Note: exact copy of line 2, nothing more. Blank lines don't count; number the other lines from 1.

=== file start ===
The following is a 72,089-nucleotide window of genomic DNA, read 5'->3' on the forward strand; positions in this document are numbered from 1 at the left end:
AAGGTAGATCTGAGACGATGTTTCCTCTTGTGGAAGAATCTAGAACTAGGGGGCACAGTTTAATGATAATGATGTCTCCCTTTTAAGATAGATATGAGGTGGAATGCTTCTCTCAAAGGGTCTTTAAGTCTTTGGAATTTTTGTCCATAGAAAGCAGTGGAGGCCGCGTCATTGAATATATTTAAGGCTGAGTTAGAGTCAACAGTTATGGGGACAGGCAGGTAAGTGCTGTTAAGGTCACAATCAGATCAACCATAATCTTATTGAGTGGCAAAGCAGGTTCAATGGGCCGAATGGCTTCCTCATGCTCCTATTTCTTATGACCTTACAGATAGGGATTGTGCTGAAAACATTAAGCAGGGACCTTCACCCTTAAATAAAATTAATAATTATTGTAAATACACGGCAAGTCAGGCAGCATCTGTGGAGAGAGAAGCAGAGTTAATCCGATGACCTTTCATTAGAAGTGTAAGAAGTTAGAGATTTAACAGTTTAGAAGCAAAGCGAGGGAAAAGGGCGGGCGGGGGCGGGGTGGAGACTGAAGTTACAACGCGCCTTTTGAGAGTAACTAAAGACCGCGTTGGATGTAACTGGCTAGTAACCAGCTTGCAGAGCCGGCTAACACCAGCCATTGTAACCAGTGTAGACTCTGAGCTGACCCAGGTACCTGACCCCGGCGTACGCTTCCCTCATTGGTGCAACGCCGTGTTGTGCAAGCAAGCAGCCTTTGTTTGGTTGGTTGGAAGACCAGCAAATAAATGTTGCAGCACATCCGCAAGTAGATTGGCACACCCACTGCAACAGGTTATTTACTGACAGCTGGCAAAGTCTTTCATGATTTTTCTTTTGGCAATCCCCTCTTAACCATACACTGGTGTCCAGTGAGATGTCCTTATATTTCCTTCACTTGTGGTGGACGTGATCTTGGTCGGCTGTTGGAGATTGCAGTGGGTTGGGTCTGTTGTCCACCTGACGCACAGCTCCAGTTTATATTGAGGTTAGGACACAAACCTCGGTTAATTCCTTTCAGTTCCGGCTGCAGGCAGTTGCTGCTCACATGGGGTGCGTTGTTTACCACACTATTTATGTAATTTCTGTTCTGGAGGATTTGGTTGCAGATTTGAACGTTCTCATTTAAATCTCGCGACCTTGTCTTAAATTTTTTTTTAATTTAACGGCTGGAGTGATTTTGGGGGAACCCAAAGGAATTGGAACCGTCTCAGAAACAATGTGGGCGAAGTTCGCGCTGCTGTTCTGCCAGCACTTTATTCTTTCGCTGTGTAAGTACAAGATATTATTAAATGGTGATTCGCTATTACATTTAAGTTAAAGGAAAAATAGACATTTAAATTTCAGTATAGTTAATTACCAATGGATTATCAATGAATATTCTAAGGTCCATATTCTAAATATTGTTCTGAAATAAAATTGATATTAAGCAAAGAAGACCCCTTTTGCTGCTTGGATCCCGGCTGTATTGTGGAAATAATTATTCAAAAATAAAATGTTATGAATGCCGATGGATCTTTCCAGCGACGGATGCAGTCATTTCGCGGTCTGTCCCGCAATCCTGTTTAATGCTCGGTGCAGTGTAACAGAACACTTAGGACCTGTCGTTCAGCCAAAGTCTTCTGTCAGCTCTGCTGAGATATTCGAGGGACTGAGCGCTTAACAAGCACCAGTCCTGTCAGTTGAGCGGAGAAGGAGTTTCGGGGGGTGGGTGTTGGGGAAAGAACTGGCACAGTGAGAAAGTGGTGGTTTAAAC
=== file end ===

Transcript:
AAGGTAGATCTGAGACGATGTTTCCTCTTGTGGAAGAATCTAGAACTAGGGGGCACAGTTTAATGATAATGATGTCTCCCTTTTAAGATAGATATGAGGTGGAATGCTTCTCTCAAAGGGTCTTTAAGTCTTTGGAATTTTTGTCCATAGAAAGCAGTGGAGGCCGCGTCATTGAATATATTTAAGGCTGAGTTAGAGTCAACAGTTATGGGGACAGGCAGGTAAGTGCTGTTAAGGTCACAATCAGATCAACCATAATCTTATTGAGTGGCAAAGCAGGTTCAATGGGCCGAATGGCTTCCTCATGCTCCTATTTCTTATGACCTTACAGATAGGGATTGTGCTGAAAACATTAAGCAGGGACCTTCACCCTTAAATAAAATTAATAATTATTGTAAATACACGGCAAGTCAGGCAGCATCTGTGGAGAGAGAAGCAGAGTTAATCCGATGACCTTTCATTAGAAGTGTAAGAAGTTAGAGATTTAACAGTTTAGAAGCAAAGCGAGGGAAAAGGGCGGGCGGGGGCGGGGTGGAGACTGAAGTTACAACGCGCCTTTTGAGAGTAACTAAAGACCGCGTTGGATGTAACTGGCTAGTAACCAGCTTGCAGAGCCGGCTAACACCAGCCATTGTAACCAGTGTAGACTCTGAGCTGACCCAGGTACCTGACCCCGGCGTACGCTTCCCTCATTGGTGCAACGCCGTGTTGTGCAAGCAAGCAGCCTTTGTTTGGTTGGTTGGAAGACCAGCAAATAAATGTTGCAGCACATCCGCAAGTAGATTGGCACACCCACTGCAACAGGTTATTTACTGACAGCTGGCAAAGTCTTTCATGATTTTTCTTTTGGCAATCCCCTCTTAACCATACACTGGTGTCCAGTGAGATGTCCTTATATTTCCTTCACTTGTGGTGGACGTGATCTTGGTCGGCTGTTGGAGATTGCAGTGGGTTGGGTCTGTTGTCCACCTGACGCACAGCTCCAGTTTATATTGAGGTTAGGACACAAACCTCGGTTAATTCCTTTCAGTTCCGGCTGCAGGCAGTTGCTGCTCACATGGGGTGCGTTGTTTACCACACTATTTATGTAATTTCTGTTCTGGAGGATTTGGTTGCAGATTTGAACGTTCTCATTTAAATCTCGCGACCTTGTCTTAAATTTTTTTTTAATTTAACGGCTGGAGTGATTTTGGGGGAACCCAAAGGAATTGGAACCGTCTCAGAAACAATGTGGGCGAAGTTCGCGCTGCTGTTCTGCCAGCACTTTATTCTTTCGCTGTGTAAGTACAAGATATTATTAAATGGTGATTCGCTATTACATTTAAGTTAAAGGAAAAATAGACATTTAAATTTCAGTATAGTTAATTACCAATGGATTATCAATGAATATTCTAAGGTCCATATTCTAAATATTGTTCTGAAATAAAATTGATATTAAGCAAAGAAGACCCCTTTTGCTGCTTGGATCCCGGCTGTATTGTGGAAATAATTATTCAAAAATAAAATGTTATGAATGCCGATGGATCTTTCCAGCGACGGATGCAGTCATTTCGCGGTCTGTCCCGCAATCCTGTTTAATGCTCGGTGCAGTGTAACAGAACACTTAGGACCTGTCGTTCAGCCAAAGTCTTCTGTCAGCTCTGCTGAGATATTCGAGGGACTGAGCGCTTAACAAGCACCAGTCCTGTCAGTTGAGCGGAGAAGGAGTTTCGGGGGGTGGGTGTTGGGGAAAGAACTGGCACAGTGAGAAAGTGGTGGTTTAAAC